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  • Kaosaur Kaosaur on Apr 09, 2014

    I'd say sell it and buy a Fiesta or a Mazda 2. Your car and your wallet will not survive another winter otherwise and you'll do fine without AWD. With all the horror stories I've been hearing from G6 owners recently, it turns out the car is kind of crap.

  • Akear Akear on Apr 09, 2014

    Lutz and Wagoneer produced cars like the g6. The ingnition recall were ultimately their responsiblity. The Cobalt was the first car that Lutz oversaw for GM. Roger Smith never produced cars that were deathtraps.

    • See 2 previous
    • MRF 95 T-Bird MRF 95 T-Bird on Apr 10, 2014

      @28-Cars-Later In the picture above Roger Smith is holding a Saturn prototype. It does look like a Cavalier. I guess restyling gave it its own unique look, though it did look like a downsized Cutlass Supreme.

  • Analoggrotto Not a single Telluride, give me a break.
  • Tassos the seller's name: "My VW Sucks" (!!!)WHy am I not in the very least surprised.
  • George Who’s winning the UAW strike? Nobody.Who’s losing the UAW strike? Everybody.
  • Zznalg Now, a slam of Subaru. I own an Outback Wilderness. Subaru has capitulated to lawyers and the regulatory environment to render life with their vehicles quite unpleasant. A few cases in point: The vehicles won't allow you to drive one MPH without ALL the seatbelts fastened. You cannot pull a Subaru out of a garage or parking space with no seatbelt without the car screaming at you. First there is the annoying beeping. After a few seconds Subaru ups its game and raised the volume ridiculously. To get it to shut up, I've even had to turn off the car and open a door. It is not enough to put it into park. The beeping continues. I am Not talking about driving without a seatbelt. I'm talking about 1 MPH maneuvers in one's own driveway. Next, the car's auto-breaking is tuned to slow you down or even slam on your brakes at every possible opportunity. The other day, my Wilderness decided to do just that almost resulting in my being rear ended. For NO reason. Next, the Outback Wilderness' transmission is tuned to prevent forward motion. It does its best to NOT GIVE POWER in nearly every situation unless you keep the accelerator depressed for more than 1-3 seconds. This is actually unsafe. In fact at highway speeds, when one presses the gas, the car momentarily reduces power and slows down. The paddle shifters help. But overall, Subaru has so neutered the Outback Wilderness to make a potentially great vehicle quite a drag to own and actually unsafe, in the service seemingly of preventing lawsuits and satisfying the EPA. I know not all of this may apply to the Crosstrek Wilderness but if you test drive one, you would be advised to look for these flaws.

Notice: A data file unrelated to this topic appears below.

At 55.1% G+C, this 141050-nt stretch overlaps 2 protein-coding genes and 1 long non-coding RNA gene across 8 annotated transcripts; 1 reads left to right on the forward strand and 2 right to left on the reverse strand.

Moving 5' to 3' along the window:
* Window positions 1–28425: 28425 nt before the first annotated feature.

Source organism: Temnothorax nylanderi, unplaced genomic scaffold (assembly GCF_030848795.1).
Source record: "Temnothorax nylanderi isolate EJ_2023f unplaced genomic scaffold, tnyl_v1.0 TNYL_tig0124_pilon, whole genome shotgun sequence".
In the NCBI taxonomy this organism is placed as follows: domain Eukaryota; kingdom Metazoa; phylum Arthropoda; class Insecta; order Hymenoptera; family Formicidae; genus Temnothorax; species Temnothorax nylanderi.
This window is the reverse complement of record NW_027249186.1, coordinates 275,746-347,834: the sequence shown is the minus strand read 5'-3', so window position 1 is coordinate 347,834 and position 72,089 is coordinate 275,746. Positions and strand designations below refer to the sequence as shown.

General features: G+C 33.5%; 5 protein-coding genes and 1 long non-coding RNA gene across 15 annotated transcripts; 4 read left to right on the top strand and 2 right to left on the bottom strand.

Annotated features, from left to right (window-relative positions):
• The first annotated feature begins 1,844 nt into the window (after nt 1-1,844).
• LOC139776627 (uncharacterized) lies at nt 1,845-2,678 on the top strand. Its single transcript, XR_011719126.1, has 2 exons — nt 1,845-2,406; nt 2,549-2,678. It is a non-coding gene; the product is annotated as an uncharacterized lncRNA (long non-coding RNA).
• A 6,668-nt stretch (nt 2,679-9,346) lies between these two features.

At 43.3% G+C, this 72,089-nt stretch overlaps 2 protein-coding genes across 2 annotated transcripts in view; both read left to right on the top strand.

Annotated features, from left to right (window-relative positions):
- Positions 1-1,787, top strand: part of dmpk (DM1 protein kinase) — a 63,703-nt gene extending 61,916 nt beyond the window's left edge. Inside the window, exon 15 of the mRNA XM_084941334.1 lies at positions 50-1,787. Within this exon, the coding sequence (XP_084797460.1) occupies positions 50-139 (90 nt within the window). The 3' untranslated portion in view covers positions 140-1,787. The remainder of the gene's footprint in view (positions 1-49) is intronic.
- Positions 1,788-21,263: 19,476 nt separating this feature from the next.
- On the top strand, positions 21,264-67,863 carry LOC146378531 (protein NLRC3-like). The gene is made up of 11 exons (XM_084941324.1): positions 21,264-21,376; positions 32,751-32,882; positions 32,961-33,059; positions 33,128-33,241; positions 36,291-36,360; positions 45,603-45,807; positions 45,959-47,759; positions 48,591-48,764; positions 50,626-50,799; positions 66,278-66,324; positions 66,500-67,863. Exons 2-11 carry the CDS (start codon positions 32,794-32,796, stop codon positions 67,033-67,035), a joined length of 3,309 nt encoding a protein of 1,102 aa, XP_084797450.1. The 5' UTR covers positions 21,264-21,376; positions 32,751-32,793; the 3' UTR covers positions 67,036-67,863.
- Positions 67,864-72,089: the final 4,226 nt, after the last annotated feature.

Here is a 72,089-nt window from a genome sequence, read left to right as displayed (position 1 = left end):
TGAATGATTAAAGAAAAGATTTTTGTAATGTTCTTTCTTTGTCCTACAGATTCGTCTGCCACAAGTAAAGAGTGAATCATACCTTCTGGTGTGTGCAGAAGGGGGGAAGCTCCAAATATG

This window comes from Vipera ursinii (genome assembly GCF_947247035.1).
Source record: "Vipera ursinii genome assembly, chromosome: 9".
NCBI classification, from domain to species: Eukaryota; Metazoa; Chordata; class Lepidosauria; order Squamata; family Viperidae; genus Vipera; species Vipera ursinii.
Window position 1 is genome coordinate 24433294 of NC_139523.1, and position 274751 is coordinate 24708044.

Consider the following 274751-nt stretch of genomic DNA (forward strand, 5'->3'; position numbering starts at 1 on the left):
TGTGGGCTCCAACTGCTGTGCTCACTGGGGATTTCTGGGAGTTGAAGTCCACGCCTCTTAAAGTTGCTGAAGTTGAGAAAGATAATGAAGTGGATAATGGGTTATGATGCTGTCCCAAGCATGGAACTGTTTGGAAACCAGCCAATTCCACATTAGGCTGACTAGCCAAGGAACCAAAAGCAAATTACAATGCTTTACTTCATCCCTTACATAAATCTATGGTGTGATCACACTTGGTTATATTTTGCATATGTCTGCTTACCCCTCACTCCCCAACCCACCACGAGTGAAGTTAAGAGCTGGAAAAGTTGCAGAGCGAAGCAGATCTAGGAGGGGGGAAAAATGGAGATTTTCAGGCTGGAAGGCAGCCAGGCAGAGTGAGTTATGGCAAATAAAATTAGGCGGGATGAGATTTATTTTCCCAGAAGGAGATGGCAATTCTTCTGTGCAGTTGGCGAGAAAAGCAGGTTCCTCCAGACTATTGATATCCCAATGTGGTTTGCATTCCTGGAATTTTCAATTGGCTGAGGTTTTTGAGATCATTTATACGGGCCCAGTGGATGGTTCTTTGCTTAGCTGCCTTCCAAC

• Undead Zed I'm not particularly interested in the truck, but do look forward to the puns that the marketing department may try to work into the adverts."Visit your local dealership for a Flash drive today."